Which is more egregious: euthanasia or plagiarism?


About five minutes before I was about to entrust this newsletter to MailChimp, I heard that the Canadian Medical Association had just withdrawn from the World Medical Association after the WMA's annual meeting in Reykjavík.

The CMA said that the trigger for this dramatic turn of events was the highly unethical behaviour of the incoming president of the WMA, Dr Leonid Eidelman. It accused Dr Eidelman of plagiarism. This was true and not very smart. A few sentences in Dr Eidelman’s inaugural address to the assembly had been lifted from the inaugural address of a former president of the CMA, Dr Chris Simpson. Since Dr Simpson was one of the CMA’s delegates in Reykjavík, it was highly unlikely that this would go unnoticed. Apparently other passages had also been copied from “various websites, blogs and news articles, without appropriate attribution to the authors”.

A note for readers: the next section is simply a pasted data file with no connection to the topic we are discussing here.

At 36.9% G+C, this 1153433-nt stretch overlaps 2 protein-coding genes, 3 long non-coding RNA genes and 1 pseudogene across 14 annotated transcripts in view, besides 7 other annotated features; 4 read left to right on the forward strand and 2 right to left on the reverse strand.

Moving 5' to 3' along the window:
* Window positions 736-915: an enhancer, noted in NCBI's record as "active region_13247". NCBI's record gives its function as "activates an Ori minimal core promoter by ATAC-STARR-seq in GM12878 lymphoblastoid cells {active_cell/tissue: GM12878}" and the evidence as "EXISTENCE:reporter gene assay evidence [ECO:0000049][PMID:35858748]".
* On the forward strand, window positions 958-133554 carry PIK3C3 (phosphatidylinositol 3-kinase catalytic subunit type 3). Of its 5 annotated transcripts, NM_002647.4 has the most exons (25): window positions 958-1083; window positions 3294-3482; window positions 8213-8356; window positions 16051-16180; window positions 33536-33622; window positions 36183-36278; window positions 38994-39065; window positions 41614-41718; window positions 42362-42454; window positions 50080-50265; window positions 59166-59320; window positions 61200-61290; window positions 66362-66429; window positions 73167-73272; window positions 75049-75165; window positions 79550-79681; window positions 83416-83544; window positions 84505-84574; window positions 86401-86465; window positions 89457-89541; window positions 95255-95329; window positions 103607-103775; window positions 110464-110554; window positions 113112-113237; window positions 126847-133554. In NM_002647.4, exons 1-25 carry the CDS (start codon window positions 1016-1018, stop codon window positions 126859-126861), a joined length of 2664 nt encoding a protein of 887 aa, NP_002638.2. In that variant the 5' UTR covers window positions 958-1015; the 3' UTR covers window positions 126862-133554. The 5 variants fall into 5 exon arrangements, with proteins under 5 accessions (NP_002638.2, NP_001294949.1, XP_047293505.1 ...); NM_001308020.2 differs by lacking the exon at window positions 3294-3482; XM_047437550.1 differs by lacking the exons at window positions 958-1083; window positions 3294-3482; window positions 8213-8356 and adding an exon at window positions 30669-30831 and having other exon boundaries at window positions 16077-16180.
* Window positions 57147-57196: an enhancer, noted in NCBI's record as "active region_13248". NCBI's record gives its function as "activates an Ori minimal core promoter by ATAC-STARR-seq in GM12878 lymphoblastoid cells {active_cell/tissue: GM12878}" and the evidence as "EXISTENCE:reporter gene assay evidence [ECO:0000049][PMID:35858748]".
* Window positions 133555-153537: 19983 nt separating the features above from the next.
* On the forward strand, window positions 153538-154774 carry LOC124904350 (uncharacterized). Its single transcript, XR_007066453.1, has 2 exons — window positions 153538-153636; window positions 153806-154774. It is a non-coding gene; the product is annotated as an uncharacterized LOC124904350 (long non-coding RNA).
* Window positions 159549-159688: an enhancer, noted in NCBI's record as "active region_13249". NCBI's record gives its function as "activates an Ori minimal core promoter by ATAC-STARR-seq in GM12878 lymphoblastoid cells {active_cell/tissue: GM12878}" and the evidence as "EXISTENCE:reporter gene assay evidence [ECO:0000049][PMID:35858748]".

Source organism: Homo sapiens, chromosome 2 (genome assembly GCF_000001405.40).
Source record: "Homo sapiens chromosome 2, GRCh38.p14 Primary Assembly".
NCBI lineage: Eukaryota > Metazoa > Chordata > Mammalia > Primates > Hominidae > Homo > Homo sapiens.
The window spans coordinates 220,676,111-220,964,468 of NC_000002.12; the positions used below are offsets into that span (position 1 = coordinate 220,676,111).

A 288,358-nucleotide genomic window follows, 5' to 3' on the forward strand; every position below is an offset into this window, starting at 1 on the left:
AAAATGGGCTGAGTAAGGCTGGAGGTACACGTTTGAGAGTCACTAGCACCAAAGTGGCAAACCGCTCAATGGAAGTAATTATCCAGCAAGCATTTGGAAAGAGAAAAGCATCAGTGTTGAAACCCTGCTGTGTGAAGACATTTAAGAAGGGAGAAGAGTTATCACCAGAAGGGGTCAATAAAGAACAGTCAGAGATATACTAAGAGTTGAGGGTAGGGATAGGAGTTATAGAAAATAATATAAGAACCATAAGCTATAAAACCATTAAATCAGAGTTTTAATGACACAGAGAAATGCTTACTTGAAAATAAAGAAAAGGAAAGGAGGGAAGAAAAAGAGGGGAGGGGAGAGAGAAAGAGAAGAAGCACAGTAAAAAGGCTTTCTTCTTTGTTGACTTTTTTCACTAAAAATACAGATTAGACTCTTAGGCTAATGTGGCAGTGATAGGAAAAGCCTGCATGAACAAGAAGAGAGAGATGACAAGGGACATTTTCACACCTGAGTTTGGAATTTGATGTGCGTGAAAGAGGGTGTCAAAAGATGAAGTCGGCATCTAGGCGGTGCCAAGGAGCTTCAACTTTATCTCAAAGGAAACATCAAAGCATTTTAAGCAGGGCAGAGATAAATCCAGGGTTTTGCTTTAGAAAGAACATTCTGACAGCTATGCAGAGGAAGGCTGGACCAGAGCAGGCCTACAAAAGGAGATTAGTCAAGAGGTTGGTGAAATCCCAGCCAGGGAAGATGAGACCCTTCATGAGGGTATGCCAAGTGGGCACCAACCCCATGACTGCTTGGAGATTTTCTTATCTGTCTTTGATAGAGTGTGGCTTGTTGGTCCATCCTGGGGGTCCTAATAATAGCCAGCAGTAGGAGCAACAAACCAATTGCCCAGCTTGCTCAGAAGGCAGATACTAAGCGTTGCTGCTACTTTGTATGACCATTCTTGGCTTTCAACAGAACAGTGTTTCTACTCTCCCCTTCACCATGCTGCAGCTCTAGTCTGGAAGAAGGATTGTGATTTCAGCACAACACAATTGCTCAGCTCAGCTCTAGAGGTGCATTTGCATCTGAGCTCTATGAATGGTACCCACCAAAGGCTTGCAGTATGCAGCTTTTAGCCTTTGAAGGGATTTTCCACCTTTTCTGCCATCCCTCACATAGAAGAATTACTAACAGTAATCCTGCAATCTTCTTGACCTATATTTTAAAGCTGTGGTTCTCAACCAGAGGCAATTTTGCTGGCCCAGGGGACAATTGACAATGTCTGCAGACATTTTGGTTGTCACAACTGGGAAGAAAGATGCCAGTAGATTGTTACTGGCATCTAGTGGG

"As an organization that holds itself as the arbiter of medical ethics at the global level, the WMA has failed to uphold its own standards,” said Dr Gigi Osler, the current CMA president. “The CMA cannot, in all good conscience, continue to be a member of such an organization.”

The WMA Council and the Assembly accepted an apology from Dr Eidelman. He said that he had relied upon speechwriters – a plausible excuse, as he is a Latvian who emigrated to Israel and who speaks English with a heavy accent.  

This is not the first time that a WMA president has been accused of moral failings. The immediate past president, Dr Ketan Desai, was elected while facing criminal charges for corruption in India. At the time, medical ethicist Art Caplan urged the WMA to ditch him as morally compromised. It didn’t.

So the Canadians’ reaction seems disproportionate. It is more likely that it was prompted by the WMA’s firm opposition to euthanasia, which the CMA vigorously supports. One of the CMA delegates, Dr Jeff Blackmer, posted a bitter tweet about the irony that an unethical plagiarist had once openly criticised him for being unethical in backing euthanasia.

No doubt euthanasia will continue to split the medical profession. Any comments from readers?




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